Are earworms contagious?

People’s earworm stories confirmed that we often "catch" an earworm, possibly from having listened to music in the recent past. In the Twain story, a character "infected" a person on purpose by singing his earworm out loud. But even the passing mention of a tune may be enough. If you know the melody, you might even find yourself humming "Oh My Darling, Clementine" during the next couple of days...

So, is music stuck in our heads simply because music is everywhere in modern life?

The fact that Twain wrote about earworms for a general audience in 1876, long before music was recorded for mass distribution, suggests not. However, we are all vulnerable to contagion since exposure to music brings strong memories to the surface where they can dwell in our consciousness.

Earworms seem to be a consequence of our powerful musical memory system, which is hugely valuable—most of us would not want to live without the precious musical memories that provide a doorway into our past. In many cases, musical memories survive when other items in our memory begin to fade.

Can we make earworms go away?

Most earworms are not annoying—that is a myth. From diary studies we know that only about a third of stuck song experiences are negative. However, we also know that these unwanted earworms can be stressful or upsetting when they occur at the wrong time or place. But is there a way to fight back when we don’t want a tune in our mind, or do we have to wait until they pass out of our conscious awareness?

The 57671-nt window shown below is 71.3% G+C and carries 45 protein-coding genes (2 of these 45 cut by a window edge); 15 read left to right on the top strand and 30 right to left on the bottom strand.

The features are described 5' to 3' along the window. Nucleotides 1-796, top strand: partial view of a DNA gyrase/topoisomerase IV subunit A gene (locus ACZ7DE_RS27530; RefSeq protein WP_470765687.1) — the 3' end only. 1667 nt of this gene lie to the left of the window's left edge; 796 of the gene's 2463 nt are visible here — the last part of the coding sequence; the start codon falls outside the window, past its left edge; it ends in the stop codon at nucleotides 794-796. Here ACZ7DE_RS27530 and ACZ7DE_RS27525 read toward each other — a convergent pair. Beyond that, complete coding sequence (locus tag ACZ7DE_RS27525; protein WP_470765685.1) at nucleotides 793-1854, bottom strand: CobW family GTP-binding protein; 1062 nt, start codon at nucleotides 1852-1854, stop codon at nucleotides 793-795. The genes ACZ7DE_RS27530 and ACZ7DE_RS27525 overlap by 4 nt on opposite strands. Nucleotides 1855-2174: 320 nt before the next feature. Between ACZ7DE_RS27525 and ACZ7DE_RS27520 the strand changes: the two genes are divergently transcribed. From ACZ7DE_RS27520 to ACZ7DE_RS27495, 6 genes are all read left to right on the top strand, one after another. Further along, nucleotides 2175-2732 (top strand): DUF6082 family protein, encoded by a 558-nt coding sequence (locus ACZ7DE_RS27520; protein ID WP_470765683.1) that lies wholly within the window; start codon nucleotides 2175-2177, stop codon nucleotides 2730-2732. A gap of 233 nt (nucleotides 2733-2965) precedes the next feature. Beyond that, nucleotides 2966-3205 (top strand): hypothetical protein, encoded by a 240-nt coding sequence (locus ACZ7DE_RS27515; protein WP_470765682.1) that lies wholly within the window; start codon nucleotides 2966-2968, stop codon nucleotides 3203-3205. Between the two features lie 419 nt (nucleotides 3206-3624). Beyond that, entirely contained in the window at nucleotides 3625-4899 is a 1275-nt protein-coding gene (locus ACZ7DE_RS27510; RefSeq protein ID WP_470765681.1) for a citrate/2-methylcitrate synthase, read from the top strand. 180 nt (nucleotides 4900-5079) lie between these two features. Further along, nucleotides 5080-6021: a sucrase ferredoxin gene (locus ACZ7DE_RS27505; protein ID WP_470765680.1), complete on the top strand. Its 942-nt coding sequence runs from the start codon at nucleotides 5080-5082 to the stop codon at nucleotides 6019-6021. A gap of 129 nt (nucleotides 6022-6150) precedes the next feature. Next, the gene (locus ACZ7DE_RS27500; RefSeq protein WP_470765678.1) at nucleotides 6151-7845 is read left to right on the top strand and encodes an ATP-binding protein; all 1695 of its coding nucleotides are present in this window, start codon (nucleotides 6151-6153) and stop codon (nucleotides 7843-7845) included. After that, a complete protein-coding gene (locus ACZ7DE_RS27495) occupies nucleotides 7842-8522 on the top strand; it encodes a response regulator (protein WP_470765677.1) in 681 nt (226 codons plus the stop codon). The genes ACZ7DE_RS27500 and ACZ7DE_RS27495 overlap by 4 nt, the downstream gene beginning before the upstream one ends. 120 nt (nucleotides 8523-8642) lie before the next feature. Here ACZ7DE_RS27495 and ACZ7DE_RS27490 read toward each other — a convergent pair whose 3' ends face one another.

Our team asked over 1,000 people what they do when an earworm gets stuck, and if their efforts worked (Williamson et al., 2014). The good news is that a large proportion of people felt they did have successful coping strategies. So the situation is not hopeless. The patterns in those strategies also reveal possible root causes of earworms. Here are 3 ideas:

1. Verbal distractions.

Recite a mantra, prayer, poem, or story. People also find success with crosswords and verbalizing either by writing (texting, emailing) or in conversation. This suggests that the mental faculties that support verbal activity are also involved in maintaining earworms (lyrical or not). Occupying those circuits with a wordy task often knocks out the sticky tune.

2. Challenge your mind.

Executive function tasks are those that absorb our mental faculties. It is similar logic to filling your mind up with something wordy, but the idea here is that if the task is tricky enough it need not be verbal in nature. Executive function tasks could include a math-based puzzle (Sudoku) or a random generation task that requires monitoring, like listing U.S. capitals without repeating yourself.  

3. Hum a tune.

Some musical tunes seem to help knock out earworms, without themselves getting stuck. We don’t know yet whether there are tunes that work for everyone, but you could try some of our most popular earworm "cures": They include the "God Save The Queen," the A-Team theme, and "Happy Birthday."

If we researchers can take the contagion, armed with coping strategies, then we will continue to discover more about why music sticks so firmly in our minds. My hope is that we can use this knowledge to help harness powerful musical memories in order to better support our learning of new languages or skills and improve well-being in everyday life.  

Reference

Williamson VJ, Liikkanen LA, Jakubowski K, Stewart L (2014) Sticky Tunes: How Do People React to Involuntary Musical Imagery? PLoS ONE 9(1): e86170. doi:10.1371/journal.pone.0086170